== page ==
My understanding is that RSVP is targeted to solve the problem of offering
services such as audio/video conferencing, audio/video streaming such as
radio/television, and telephony services on the Internet and private
networks that use IP.
A "problem to start with" is offering these services in the current
Internet does not yet work.
Um, this comes as a bit of a surprise to me.
My understanding of why I'm glad Sprint is participating in the VON
coalition is that telephony services on the Internet *do* work,
proof by existence. The services are not optimal, but they are
no longer toys, either.
Moreover, the various people doing audio and video things
are not going to be in the realm of "interesting experiments"
forever, and hopefully not for very long.
RSVP is not a gating requirement, nor is it a magic bullet.
The key factors in making any point-to-point realtime services
available in the short run are: 1/ adequate response to congestion
on the part of the transmitter (i.e., back off when acks are delayed
and slow-start when they're missing, just like TCP only without
the retransmissions), 2/ infrastructure improvement, notably
i: better buffering and buffer-management in routers, so that
delayed acks can be seen at all, rather than the chronic loss
we experience now, ii: more bandwidth, iii: more routing stability,
to eliminate the worst problems associated with flutter and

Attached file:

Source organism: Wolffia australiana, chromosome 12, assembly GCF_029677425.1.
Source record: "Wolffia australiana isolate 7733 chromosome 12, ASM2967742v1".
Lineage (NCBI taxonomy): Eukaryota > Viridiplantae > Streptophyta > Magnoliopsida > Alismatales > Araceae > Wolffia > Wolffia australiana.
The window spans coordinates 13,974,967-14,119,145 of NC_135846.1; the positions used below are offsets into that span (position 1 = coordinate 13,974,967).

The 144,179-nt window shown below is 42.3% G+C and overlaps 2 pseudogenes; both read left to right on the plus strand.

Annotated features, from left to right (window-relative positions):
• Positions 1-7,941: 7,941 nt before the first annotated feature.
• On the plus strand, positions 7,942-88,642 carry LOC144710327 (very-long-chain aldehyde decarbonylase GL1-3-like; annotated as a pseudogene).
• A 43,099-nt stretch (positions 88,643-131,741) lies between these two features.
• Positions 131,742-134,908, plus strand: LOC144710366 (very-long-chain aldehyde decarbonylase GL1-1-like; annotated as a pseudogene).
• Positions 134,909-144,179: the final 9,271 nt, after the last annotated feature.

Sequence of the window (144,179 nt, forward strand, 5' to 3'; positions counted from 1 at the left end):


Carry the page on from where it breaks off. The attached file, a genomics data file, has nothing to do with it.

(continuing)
fluctuation, 3/ software software software, to make point-to-point
realtime easy and cheap to use, and to more useful (for instance,
by letting IP networks carry PBX-to-PBX voice as a voice-network
bypass, or having means to allow someone with an Internet-connected
computer call out to someone with POTS, or vice-versa, at roughly
local rates), 4/ doing all this quickly enough not to get bogged
down in anything other than how to engineer things rapidly and
well enough to be usable.
Multicast, whether point-to-multipoint or multipoint-to-multipoint,
is a more difficult matter, in part because the multicasting facilities
in IPv4 are awkward for enormous use (think of millions of multicast
groups of from a handful to several thousand receivers, and multiple
transmitters trying to reach exactly the same audience. think of
a few thousand pps too. that helps.).
RSVP is not really anything of a help with respect to either
unicast or multicast traffic, except perhaps as potential
economic backpressure, since the resources that need reserving
typically amount to buffering and a stable route, perhaps more
than sheer bandwidth. At least two vendors are working on
interesting, probably-useful and radically different means
of addressing this sort of thing without resorting to RSVP
or anything very much like it, and certainly nothing that
aspires to work independently from routing.
Again, neither the absence of RSVP or non-committee-generated
philosophical alternatives will stop people from doing point-to-point
or even various forms of multicasting of real-time information,
and expecting old things and new things to work.
Personally, I like seeing things blown apart by new applications.
It doesn't do much for my sleep cycles or necessarily for the happiness
of the base of users who remember what the Internet was like before
the enormously popular WWW was unleashed, but added utility is imho
a hugely important part of the Internet. The trick is how to add utility
without wrecking the whole system, or indulging in wasteful faddishness
to support the egos of people who invent interesting but not very